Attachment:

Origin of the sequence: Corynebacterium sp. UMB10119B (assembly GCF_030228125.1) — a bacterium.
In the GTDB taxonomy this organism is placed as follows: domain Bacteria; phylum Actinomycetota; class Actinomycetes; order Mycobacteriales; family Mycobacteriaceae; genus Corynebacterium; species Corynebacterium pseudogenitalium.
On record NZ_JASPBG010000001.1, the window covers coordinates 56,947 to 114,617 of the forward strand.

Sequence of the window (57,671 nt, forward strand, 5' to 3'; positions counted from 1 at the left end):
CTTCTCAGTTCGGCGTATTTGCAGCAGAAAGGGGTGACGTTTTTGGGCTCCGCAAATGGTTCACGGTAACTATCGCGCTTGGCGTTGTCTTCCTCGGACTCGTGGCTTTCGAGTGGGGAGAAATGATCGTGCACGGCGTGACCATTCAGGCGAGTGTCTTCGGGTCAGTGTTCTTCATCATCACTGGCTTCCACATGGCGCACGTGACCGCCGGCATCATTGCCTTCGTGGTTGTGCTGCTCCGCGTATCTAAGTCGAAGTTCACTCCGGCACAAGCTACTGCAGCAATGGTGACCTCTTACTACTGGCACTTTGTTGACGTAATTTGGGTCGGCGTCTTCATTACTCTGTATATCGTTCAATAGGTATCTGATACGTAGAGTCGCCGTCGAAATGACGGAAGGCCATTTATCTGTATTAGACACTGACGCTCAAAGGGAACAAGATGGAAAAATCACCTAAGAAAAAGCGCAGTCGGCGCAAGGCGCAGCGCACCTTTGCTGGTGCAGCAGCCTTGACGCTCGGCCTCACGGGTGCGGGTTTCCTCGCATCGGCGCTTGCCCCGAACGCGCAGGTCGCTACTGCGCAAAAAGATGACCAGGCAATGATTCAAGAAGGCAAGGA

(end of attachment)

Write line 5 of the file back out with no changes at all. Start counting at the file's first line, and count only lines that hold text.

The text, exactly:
CTTCTCAGTTCGGCGTATTTGCAGCAGAAAGGGGTGACGTTTTTGGGCTCCGCAAATGGTTCACGGTAACTATCGCGCTTGGCGTTGTCTTCCTCGGACTCGTGGCTTTCGAGTGGGGAGAAATGATCGTGCACGGCGTGACCATTCAGGCGAGTGTCTTCGGGTCAGTGTTCTTCATCATCACTGGCTTCCACATGGCGCACGTGACCGCCGGCATCATTGCCTTCGTGGTTGTGCTGCTCCGCGTATCTAAGTCGAAGTTCACTCCGGCACAAGCTACTGCAGCAATGGTGACCTCTTACTACTGGCACTTTGTTGACGTAATTTGGGTCGGCGTCTTCATTACTCTGTATATCGTTCAATAGGTATCTGATACGTAGAGTCGCCGTCGAAATGACGGAAGGCCATTTATCTGTATTAGACACTGACGCTCAAAGGGAACAAGATGGAAAAATCACCTAAGAAAAAGCGCAGTCGGCGCAAGGCGCAGCGCACCTTTGCTGGTGCAGCAGCCTTGACGCTCGGCCTCACGGGTGCGGGTTTCCTCGCATCGGCGCTTGCCCCGAACGCGCAGGTCGCTACTGCGCAAAAAGATGACCAGGCAATGATTCAAGAAGGCAAGGA